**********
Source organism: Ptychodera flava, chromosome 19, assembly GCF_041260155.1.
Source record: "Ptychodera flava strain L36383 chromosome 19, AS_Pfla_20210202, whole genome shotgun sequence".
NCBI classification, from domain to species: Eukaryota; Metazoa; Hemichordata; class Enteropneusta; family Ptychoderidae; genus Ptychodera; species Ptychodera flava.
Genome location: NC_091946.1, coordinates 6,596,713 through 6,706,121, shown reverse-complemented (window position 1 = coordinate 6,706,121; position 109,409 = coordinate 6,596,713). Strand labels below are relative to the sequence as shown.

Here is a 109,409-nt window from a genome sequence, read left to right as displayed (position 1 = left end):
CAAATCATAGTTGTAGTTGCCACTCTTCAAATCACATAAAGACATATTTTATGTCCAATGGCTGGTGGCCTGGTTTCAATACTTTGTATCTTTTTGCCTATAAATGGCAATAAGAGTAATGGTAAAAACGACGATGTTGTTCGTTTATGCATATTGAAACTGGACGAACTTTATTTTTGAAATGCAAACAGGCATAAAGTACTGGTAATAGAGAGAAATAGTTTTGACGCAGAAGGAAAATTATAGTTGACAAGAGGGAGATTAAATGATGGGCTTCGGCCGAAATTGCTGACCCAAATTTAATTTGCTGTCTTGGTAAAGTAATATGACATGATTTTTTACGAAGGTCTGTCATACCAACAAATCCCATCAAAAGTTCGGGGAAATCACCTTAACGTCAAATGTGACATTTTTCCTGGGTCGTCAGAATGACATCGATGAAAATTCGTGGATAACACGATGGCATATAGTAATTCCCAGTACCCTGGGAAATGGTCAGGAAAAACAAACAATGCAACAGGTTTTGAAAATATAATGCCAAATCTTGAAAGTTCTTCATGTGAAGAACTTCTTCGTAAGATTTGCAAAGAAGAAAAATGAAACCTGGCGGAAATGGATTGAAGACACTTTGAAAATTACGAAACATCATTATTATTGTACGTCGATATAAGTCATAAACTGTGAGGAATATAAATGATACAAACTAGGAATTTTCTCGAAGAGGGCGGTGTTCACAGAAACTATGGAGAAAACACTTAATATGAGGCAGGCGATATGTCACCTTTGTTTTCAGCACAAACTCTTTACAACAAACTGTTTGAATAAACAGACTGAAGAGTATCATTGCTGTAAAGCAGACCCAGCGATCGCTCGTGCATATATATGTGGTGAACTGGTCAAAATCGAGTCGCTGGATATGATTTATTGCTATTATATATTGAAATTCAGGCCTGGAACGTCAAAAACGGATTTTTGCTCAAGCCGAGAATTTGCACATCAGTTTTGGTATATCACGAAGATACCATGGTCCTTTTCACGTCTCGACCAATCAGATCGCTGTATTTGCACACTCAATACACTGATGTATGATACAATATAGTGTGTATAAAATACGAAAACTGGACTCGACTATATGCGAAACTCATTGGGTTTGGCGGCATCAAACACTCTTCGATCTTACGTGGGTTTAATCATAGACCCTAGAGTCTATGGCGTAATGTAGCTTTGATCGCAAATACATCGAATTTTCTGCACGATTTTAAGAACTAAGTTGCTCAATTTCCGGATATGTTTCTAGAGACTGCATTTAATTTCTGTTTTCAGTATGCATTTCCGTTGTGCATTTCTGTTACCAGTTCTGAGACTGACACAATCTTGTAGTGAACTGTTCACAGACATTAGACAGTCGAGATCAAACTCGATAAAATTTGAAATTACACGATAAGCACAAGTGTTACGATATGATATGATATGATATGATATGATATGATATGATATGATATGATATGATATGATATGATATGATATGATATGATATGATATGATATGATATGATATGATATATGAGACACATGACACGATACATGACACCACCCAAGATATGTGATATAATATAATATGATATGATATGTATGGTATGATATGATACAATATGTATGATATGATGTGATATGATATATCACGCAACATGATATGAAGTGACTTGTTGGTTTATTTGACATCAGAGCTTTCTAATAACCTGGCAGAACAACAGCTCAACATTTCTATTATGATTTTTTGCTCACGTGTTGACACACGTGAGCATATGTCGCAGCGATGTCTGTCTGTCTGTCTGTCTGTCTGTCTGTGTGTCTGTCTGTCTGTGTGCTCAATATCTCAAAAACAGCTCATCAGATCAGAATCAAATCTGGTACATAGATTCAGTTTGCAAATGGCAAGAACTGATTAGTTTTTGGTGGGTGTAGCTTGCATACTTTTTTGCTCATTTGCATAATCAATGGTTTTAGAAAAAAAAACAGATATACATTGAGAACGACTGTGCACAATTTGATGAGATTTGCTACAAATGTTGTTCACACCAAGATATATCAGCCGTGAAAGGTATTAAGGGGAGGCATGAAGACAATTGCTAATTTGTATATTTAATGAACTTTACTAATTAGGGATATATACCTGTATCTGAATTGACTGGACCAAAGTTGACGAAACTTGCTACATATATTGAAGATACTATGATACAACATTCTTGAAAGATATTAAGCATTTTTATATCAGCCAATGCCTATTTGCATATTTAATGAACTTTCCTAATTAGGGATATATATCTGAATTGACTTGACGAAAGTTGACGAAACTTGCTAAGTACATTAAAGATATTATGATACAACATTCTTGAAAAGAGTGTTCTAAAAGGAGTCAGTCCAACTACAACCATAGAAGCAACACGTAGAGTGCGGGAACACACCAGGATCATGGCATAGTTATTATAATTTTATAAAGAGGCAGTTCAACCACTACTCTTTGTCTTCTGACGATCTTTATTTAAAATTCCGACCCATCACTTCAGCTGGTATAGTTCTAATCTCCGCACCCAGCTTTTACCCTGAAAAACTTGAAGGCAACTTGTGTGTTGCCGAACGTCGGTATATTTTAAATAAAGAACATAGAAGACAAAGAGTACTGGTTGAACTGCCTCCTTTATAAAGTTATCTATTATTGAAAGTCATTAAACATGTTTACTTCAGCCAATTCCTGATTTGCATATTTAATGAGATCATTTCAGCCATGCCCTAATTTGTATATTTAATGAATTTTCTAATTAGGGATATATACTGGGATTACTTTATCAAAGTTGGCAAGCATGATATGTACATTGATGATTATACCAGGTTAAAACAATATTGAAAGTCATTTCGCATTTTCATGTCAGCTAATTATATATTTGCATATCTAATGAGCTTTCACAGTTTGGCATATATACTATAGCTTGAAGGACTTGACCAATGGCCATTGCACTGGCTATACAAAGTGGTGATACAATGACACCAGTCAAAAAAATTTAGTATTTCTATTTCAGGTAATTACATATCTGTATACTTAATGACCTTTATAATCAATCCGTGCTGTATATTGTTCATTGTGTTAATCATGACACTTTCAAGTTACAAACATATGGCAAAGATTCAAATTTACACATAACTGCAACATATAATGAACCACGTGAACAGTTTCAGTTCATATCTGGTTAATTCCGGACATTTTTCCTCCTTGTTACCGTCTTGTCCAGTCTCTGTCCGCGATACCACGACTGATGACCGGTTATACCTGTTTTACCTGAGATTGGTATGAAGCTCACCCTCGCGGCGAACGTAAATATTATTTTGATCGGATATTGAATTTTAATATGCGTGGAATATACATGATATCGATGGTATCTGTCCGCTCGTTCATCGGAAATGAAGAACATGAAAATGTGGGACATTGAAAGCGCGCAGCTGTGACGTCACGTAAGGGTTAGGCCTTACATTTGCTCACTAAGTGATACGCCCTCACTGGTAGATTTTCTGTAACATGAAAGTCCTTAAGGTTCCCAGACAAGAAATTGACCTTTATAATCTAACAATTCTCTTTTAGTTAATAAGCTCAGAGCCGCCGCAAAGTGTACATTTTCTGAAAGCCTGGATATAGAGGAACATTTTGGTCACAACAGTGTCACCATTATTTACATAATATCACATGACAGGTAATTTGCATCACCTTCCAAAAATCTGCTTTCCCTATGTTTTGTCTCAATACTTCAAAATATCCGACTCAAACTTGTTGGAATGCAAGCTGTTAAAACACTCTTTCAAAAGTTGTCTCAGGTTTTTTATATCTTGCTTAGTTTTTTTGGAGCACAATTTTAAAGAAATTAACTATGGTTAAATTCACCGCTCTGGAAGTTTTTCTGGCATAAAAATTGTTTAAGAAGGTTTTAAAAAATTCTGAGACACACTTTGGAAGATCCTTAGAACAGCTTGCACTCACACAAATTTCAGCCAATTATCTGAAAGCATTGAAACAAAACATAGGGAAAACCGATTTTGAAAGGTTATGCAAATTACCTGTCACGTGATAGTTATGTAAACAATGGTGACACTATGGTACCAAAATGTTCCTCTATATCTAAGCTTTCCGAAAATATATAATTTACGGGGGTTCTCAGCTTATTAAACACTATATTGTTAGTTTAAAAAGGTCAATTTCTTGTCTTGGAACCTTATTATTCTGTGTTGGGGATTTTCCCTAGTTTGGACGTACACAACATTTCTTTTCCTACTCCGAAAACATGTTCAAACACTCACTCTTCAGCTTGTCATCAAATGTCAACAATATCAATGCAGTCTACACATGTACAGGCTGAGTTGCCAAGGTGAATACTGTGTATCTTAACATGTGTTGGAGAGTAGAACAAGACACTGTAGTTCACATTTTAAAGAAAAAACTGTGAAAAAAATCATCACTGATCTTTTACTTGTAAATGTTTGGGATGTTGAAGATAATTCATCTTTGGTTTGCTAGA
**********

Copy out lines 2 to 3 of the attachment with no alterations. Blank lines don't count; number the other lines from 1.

Source record: "Ptychodera flava strain L36383 chromosome 19, AS_Pfla_20210202, whole genome shotgun sequence".
NCBI classification, from domain to species: Eukaryota; Metazoa; Hemichordata; class Enteropneusta; family Ptychoderidae; genus Ptychodera; species Ptychodera flava.